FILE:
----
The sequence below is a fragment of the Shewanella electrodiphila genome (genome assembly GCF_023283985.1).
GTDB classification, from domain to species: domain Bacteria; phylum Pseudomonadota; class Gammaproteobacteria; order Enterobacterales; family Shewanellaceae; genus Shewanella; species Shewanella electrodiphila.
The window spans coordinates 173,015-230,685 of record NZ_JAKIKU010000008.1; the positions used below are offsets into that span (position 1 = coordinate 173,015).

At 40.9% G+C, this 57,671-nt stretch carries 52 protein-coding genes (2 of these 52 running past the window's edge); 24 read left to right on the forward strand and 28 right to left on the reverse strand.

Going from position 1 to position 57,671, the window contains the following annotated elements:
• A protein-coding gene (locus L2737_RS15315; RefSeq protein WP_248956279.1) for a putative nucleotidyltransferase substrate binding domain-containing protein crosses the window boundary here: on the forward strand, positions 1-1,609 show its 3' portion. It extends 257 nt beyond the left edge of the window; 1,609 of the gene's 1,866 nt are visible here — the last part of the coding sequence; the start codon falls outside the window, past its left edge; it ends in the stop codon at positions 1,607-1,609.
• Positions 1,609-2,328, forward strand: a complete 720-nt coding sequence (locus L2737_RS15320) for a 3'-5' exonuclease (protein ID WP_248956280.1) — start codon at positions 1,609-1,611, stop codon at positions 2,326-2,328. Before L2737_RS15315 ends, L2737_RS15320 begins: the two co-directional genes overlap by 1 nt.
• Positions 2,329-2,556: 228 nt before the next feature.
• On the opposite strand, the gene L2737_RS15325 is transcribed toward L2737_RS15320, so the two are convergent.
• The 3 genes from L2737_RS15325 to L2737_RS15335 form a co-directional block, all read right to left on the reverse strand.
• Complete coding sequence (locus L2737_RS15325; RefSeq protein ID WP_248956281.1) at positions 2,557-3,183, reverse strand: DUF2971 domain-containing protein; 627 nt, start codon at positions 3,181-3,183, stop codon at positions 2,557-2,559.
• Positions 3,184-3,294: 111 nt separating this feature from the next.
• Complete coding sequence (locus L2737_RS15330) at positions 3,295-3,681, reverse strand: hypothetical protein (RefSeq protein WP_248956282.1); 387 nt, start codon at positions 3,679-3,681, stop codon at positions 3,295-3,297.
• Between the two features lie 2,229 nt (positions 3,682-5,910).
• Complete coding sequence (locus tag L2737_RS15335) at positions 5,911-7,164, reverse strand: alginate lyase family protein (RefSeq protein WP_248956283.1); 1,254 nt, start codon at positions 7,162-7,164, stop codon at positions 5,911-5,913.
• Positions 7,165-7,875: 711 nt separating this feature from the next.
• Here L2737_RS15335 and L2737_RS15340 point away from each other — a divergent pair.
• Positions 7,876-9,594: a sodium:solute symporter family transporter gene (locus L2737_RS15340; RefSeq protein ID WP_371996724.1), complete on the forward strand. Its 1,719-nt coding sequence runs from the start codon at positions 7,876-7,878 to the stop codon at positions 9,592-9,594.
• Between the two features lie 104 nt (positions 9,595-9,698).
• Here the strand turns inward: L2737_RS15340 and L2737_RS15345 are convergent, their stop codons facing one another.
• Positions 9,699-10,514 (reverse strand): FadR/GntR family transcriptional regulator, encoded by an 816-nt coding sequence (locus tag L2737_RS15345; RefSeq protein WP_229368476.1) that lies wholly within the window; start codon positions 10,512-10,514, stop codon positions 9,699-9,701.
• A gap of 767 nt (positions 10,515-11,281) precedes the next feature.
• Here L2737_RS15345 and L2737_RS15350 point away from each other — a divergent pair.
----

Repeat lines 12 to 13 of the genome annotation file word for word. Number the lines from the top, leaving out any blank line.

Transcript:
• Positions 3,184-3,294: 111 nt separating this feature from the next.
• Complete coding sequence (locus L2737_RS15330) at positions 3,295-3,681, reverse strand: hypothetical protein (RefSeq protein WP_248956282.1); 387 nt, start codon at positions 3,679-3,681, stop codon at positions 3,295-3,297.